A Day in Fog

Young Oak in Fog — Jordan Lake, NC  © jj raia

Young Oak in Fog — Jordan Lake, NC © jj raia

It isn’t often that fog greets us in the morning, so when I looked out the window the other day, I saw thick fog and wanted to race out to capture all the mood it can offer before it eventually burns off. It was a late start being 8:30 already, but it only takes 13 minutes to get to a bridge overlooking Jordan Lake. That was the first stop, but not much came of it, so I was off to another spot, but slowed down along a road with some open forest and a few young oaks still holding on to their autumn leaves.

Woodland Thicket — Chatham County, NC — © jj raia

Woodland Tangle — Chatham County, NC — © jj raia

I parked the car and spent quite a bit of time walking along that stretch of road, trying to find something of a focal point, and found several. Each time I set up for a photograph, I needed to be aware of the traffic, because the camera needed to be set up on the roadway (no shoulders) to get the most advantageous angle. So there was a lot of composing, and moving out of the way several times without tripping the shutter because of the cars whizzing by. But I did find this singular tree (top), and if the tripod was placed just right, one of the grasses curved up and led directly to a few curved branched on the tree to form a sort of s-curve. It’s just a gentle line that the eye might follow through the frame. That’s why it’s important to move around the chosen spot to determine the optimal camera placement (left/right and up/down) for your shot. Additionally, the sun may shine through the fog from time to time as it did for the image above, so patience can also help when working in fog, because conditions are always changing.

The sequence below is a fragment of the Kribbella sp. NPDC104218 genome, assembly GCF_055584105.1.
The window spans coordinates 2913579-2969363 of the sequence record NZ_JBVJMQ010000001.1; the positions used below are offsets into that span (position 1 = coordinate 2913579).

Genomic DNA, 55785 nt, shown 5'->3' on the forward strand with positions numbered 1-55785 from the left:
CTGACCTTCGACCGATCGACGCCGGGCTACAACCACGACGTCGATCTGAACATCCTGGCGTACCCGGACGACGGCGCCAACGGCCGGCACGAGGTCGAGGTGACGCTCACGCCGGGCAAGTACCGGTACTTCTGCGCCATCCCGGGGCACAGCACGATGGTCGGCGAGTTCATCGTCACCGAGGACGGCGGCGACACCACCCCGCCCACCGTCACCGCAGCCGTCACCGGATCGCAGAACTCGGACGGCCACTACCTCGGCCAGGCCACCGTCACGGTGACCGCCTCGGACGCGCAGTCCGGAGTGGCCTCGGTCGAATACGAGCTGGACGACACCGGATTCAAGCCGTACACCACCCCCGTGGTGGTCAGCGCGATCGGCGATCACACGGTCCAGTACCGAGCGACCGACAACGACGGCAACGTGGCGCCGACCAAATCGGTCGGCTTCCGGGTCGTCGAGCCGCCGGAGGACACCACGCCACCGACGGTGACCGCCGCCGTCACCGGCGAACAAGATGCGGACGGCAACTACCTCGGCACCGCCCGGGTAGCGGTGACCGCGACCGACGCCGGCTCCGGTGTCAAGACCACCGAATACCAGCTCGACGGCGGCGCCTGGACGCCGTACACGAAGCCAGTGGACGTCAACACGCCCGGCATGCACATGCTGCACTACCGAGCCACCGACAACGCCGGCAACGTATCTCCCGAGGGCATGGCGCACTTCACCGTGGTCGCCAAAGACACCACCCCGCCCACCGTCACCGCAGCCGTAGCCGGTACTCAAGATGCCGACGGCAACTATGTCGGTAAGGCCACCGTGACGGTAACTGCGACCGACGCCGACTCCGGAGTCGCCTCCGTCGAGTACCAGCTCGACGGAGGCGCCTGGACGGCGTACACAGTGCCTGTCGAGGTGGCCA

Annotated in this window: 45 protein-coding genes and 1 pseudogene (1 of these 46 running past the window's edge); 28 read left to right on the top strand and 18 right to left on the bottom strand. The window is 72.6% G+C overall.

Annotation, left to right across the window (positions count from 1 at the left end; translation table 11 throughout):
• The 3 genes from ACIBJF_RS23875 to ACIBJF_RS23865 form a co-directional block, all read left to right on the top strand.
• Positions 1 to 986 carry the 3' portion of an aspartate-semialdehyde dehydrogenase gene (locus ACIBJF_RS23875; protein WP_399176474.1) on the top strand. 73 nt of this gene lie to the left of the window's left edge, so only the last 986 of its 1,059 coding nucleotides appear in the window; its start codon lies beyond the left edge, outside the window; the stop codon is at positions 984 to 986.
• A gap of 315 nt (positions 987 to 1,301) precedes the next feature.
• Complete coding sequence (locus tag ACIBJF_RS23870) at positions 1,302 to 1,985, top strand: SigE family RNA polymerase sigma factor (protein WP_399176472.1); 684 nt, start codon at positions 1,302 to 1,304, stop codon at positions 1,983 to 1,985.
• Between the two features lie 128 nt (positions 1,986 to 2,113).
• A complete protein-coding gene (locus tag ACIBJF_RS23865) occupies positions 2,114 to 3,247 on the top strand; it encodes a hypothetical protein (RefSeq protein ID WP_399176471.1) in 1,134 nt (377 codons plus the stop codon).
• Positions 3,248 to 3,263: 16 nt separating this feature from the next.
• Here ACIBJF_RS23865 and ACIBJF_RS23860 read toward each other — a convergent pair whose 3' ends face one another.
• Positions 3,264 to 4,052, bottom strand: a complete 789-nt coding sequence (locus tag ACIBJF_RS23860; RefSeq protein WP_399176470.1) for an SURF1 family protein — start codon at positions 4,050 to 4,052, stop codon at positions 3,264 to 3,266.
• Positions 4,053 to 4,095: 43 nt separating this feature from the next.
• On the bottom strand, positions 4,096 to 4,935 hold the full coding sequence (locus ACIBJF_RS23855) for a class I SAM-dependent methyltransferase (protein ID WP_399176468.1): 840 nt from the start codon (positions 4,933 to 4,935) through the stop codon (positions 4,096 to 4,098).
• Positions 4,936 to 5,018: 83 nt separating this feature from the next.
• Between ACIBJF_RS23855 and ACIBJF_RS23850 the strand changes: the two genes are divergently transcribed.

For the image at the top, I needed to make two separate frames, one focused on the nearer grasses in the lower part of the frame, and another focused on the more distant reddish/brown oak leaves. Needless to say, each frame needed to be taken without moving the tripod, and there just didn’t seem to be enough time between cars to get both done without interruption. At times, the camera had some difficulty focusing in the fog, and I had to focus first, switch to manual mode to not lose the focus point, and then compose, before taking the shot; the reverse from the normal procedure. Then refocus and take the second frame. And the dense fog made visibility down the road for oncoming cars sketchy at best. I would often hear them before actually seeing them!

After dodging the traffic a while and getting a few images, I was back by the car ready to go on to another location, when a car pulled up with (surprise!!) two friends out to capture the fog as well. When something unexpected like that happens, the day immediately becomes more memorable and fun in the shared experience, so it was a pleasant surprise. They were the same husband and wife team I spent a week with in Acadia National Park in the autumn of 2018 that completely changed my outlook on photographic trips.

Throwback Thursday No. 5

Images from the Film Archives — 1999